Further, people whose long COVID qualifies as a disability are entitled to the same protections from discrimination as any other person with a disability under the ADA, Section 504, and Section 1557.  Employers and businesses should take note that they will sometimes need to make changes to accommodate a person’s long COVID-related limitations to ensure that these individuals can participate in and enjoy all aspects of civic and commercial life.

The guidance set forth a few helpful examples of the types of modifications that a business may be expected to make due to long COVID: (1) providing additional time on a test for a student who has difficulty concentrating; (2) modifying the procedures for a customer who finds it too tiring to stand in line so that he/she can sit down without losing their place in line; (3) providing assistance at a gas station for a customer whose joint or muscle pain prevents them from pumping their own gas; or (4) modifying a policy to allow a person who experiences dizziness when standing to be accompanied by their trained service animal.

Where feasible, businesses should provide all reasonable modifications to those who are disabled by long COVID, just as they would for those who are disabled by any other qualifying disability.

UPDATE ON THE NEW YORK HERO ACT

On May 5, 2021, Gov. Andrew Cuomo signed the New York Health and Essential Rights Act (HERO Act) into law. The HERO Act mandates extensive new workplace health and safety protections in response to the COVID-19 pandemic. The purpose of the HERO Act is to protect employees against exposure and disease during a future airborne infectious disease outbreak.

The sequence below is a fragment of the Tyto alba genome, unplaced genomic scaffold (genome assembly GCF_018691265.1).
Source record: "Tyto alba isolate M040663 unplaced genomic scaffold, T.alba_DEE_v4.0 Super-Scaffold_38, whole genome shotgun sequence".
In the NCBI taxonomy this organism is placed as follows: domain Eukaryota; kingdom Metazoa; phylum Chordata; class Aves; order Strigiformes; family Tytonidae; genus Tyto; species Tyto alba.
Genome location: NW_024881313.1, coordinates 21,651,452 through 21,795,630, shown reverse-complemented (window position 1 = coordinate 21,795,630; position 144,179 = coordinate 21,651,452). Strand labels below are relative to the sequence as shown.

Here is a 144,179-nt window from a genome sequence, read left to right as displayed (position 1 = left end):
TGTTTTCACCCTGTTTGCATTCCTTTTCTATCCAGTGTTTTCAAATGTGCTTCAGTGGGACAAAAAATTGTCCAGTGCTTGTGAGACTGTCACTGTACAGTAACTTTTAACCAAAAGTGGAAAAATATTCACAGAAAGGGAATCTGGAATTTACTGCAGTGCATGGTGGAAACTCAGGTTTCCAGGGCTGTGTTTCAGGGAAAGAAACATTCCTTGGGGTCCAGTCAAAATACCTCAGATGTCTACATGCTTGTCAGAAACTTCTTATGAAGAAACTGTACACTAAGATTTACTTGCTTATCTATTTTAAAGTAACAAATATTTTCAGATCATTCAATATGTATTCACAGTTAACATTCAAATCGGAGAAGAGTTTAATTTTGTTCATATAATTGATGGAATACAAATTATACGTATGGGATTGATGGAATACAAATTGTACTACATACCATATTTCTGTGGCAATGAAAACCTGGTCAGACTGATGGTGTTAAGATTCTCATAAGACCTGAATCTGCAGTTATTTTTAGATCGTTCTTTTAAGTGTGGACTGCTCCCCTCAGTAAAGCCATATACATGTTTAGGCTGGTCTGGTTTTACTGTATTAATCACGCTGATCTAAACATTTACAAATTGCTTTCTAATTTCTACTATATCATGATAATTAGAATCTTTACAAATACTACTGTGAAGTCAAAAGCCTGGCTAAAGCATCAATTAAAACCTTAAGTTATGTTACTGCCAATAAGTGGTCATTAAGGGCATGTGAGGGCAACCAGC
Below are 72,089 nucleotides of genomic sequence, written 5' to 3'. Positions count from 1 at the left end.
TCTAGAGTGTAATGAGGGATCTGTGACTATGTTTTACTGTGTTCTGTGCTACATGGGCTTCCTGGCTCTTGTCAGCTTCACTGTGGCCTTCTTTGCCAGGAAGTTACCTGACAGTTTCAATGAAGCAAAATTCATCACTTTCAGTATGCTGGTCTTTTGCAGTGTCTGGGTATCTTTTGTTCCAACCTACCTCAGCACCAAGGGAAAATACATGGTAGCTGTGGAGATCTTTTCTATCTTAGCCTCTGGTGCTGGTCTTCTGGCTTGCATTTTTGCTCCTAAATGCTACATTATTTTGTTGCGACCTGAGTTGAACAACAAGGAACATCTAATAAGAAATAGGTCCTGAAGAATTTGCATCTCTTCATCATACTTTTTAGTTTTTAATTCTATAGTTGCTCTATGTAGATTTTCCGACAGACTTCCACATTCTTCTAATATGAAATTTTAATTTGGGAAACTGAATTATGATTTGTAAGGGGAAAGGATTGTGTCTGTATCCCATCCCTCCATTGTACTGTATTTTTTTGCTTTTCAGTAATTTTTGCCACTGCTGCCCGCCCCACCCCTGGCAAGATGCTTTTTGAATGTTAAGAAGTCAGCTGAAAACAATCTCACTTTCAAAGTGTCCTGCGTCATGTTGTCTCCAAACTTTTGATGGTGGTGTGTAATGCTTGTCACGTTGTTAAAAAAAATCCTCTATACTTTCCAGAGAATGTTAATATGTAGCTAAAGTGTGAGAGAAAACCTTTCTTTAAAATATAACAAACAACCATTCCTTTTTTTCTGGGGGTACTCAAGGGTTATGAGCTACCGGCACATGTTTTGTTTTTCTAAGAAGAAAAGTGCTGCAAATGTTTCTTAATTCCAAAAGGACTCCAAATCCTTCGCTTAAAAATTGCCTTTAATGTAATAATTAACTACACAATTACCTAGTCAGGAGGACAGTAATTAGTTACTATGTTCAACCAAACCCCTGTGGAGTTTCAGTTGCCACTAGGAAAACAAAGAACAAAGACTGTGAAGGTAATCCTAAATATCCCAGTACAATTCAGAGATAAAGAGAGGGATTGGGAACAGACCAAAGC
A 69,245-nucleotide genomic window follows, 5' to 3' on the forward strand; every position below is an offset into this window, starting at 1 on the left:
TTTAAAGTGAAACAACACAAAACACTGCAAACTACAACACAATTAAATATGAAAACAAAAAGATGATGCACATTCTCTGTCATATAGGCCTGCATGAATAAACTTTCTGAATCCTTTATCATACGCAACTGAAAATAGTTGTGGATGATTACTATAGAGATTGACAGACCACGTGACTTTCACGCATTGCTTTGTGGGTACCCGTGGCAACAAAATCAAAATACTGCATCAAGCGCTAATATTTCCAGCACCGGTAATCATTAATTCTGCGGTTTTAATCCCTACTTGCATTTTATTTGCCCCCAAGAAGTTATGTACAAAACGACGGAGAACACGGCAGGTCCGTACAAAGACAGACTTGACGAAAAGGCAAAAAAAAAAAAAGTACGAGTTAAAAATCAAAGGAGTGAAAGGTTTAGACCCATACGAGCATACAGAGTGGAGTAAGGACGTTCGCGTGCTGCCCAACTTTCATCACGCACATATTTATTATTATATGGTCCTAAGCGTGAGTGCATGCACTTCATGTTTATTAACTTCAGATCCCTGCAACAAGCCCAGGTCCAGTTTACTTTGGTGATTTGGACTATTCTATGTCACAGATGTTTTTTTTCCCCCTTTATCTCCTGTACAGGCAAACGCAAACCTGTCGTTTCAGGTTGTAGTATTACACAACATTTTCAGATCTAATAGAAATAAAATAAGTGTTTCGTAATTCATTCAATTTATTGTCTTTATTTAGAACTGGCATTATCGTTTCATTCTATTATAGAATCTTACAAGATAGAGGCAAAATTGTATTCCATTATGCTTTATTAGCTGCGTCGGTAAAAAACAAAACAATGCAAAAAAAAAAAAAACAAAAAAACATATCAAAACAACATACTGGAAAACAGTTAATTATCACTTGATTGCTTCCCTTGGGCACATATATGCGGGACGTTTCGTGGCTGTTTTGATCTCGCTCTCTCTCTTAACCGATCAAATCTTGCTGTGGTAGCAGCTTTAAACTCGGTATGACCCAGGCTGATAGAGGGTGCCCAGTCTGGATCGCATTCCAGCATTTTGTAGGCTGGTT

For a more complete explanation of the Hero Act and its requirements, please visit:

Employers should be mindful of two upcoming deadlines relating to the HERO Act based upon guidance that was issued on July 6, 2021. First, employers have until August 5, 2021 to establish an airborne infectious disease exposure plan. Employers can either adopt one of the model standard exposure prevention plans, or develop and establish an alternative prevention plan that meets or exceeds the minimum standards.  The model plans are currently available on the New York State Department of Labor website in English. On the website, the DOL states that they will also be available in Spanish soon. Notably, there is no airborne infectious disease designation by the New York State Department of Health currently in effect that would require the plans to be put into action; however, the adoption of a plan is necessary by the deadline.

Once the plan is adopted, employers have 30 days or at the latest until September 4, 2021 (if their plan is adopted on August 5, 2021), to provide their exposure prevention plan in writing to their workforce, including full-time and part-time employees, independent contractors, and workers hired through a staffing agency. Employers are also required to post their exposure prevention plan in a visible and prominent location within each worksite.  While it is unclear from the guidance whether verbal review of the plan is required at this time versus when the designation is made by the Department of Health, we are recommending verbal review and sign off of the plan when it is distributed. Additional guidance is expected in the fall with respect to the HERO Act’s other requirements.

For more information or immediate guidance, contact: